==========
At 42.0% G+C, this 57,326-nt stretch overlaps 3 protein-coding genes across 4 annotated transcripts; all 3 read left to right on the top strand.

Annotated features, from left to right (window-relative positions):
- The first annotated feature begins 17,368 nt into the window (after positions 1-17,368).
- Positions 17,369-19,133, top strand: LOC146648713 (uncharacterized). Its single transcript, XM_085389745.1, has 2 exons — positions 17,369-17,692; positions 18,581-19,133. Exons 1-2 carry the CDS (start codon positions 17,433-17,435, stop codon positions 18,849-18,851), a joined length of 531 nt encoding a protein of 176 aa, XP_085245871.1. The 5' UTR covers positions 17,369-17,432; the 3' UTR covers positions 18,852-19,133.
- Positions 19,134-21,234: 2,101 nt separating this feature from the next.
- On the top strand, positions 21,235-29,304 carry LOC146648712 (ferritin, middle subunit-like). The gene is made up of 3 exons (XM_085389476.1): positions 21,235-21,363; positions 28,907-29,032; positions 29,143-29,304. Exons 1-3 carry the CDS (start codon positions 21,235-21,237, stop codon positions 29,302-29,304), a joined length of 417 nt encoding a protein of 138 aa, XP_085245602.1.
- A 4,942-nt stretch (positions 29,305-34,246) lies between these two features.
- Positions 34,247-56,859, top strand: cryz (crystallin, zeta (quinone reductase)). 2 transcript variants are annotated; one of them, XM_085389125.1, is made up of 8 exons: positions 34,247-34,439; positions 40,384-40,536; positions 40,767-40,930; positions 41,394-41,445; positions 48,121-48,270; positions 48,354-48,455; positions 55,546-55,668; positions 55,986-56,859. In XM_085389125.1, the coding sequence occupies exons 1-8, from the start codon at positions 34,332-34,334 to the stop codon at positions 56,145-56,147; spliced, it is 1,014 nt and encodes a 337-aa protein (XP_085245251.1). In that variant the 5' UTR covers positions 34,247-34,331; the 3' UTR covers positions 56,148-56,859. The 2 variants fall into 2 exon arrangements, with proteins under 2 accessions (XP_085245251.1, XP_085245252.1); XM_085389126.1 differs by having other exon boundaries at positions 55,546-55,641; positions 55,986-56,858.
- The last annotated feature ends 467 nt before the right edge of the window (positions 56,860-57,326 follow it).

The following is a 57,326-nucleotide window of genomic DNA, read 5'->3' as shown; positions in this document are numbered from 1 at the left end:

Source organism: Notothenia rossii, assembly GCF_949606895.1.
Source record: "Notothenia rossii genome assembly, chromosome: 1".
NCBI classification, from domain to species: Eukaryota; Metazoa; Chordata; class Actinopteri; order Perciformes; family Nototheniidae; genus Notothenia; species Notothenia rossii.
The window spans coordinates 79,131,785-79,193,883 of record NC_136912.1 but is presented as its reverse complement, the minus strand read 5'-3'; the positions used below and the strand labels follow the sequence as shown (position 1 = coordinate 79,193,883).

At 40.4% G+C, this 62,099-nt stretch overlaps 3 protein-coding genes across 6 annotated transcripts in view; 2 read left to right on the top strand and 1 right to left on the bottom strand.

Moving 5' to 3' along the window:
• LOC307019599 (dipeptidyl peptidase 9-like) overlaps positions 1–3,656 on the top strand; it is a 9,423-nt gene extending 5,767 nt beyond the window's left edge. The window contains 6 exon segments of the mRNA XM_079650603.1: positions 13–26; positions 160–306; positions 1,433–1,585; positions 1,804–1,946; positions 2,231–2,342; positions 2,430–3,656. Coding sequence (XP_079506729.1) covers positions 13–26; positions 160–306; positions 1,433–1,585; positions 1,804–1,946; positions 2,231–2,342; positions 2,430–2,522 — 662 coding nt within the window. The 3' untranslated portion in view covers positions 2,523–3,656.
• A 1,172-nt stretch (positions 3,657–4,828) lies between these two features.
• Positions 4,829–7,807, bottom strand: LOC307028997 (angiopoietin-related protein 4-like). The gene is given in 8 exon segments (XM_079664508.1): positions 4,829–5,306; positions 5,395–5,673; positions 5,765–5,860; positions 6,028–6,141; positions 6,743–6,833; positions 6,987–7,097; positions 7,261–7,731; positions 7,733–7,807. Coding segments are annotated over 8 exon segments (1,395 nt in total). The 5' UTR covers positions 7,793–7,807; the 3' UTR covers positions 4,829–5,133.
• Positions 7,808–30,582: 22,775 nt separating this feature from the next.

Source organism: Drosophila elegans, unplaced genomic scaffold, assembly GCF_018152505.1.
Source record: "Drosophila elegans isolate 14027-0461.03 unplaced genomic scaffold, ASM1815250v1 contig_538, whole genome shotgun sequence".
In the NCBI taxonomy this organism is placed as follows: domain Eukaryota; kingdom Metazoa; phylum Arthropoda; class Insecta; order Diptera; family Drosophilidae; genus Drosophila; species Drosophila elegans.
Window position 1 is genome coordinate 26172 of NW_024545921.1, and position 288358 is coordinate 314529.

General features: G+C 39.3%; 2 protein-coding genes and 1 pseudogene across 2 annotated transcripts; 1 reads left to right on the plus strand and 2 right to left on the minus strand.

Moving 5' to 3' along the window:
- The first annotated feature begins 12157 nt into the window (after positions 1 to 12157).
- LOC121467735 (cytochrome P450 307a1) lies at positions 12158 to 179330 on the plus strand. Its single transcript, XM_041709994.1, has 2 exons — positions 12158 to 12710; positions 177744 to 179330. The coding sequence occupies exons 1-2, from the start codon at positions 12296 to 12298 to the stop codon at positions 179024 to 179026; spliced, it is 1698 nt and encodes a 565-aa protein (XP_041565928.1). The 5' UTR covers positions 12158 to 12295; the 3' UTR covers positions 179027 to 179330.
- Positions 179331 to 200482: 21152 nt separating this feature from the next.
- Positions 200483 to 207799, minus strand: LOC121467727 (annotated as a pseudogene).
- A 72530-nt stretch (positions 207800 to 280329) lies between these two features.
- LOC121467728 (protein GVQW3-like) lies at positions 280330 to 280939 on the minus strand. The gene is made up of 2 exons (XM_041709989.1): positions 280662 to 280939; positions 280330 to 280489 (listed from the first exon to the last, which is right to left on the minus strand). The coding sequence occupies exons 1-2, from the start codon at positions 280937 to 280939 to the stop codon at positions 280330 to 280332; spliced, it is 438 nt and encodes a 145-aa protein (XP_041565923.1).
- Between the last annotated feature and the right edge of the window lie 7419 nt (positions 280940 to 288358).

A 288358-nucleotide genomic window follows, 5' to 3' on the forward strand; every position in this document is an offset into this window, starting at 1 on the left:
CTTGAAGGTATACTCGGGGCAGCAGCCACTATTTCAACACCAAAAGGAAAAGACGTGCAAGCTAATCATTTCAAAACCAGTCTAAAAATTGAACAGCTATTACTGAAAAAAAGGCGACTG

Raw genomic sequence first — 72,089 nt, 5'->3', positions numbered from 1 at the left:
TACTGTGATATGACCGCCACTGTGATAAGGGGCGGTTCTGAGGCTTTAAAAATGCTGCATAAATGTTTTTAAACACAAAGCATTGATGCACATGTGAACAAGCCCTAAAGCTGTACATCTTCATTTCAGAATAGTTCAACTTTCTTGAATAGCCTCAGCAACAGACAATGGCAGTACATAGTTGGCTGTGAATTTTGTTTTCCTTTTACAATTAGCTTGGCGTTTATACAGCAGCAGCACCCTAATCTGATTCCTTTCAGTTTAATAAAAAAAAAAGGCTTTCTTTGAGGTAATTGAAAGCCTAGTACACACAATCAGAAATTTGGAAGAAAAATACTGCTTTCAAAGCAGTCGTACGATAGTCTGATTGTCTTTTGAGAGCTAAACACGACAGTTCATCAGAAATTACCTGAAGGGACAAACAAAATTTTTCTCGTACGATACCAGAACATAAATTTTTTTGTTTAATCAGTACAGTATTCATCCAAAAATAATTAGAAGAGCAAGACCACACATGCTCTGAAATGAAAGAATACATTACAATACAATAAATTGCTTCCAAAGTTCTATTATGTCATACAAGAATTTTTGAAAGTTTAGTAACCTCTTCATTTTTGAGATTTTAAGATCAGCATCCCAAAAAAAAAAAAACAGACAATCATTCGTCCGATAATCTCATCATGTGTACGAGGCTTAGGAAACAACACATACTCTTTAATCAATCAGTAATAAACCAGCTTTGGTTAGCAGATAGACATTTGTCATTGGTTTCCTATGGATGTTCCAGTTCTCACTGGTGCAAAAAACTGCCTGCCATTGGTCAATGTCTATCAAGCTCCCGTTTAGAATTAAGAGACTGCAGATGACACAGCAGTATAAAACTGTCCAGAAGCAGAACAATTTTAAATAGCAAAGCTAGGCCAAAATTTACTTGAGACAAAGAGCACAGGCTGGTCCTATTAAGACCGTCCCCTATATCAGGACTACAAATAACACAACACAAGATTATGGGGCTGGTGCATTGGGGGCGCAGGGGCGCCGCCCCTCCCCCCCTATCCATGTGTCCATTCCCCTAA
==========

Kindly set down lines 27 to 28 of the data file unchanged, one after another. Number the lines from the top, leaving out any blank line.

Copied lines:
- The first annotated feature begins 12157 nt into the window (after positions 1 to 12157).
- LOC121467735 (cytochrome P450 307a1) lies at positions 12158 to 179330 on the plus strand. Its single transcript, XM_041709994.1, has 2 exons — positions 12158 to 12710; positions 177744 to 179330. The coding sequence occupies exons 1-2, from the start codon at positions 12296 to 12298 to the stop codon at positions 179024 to 179026; spliced, it is 1698 nt and encodes a 565-aa protein (XP_041565928.1). The 5' UTR covers positions 12158 to 12295; the 3' UTR covers positions 179027 to 179330.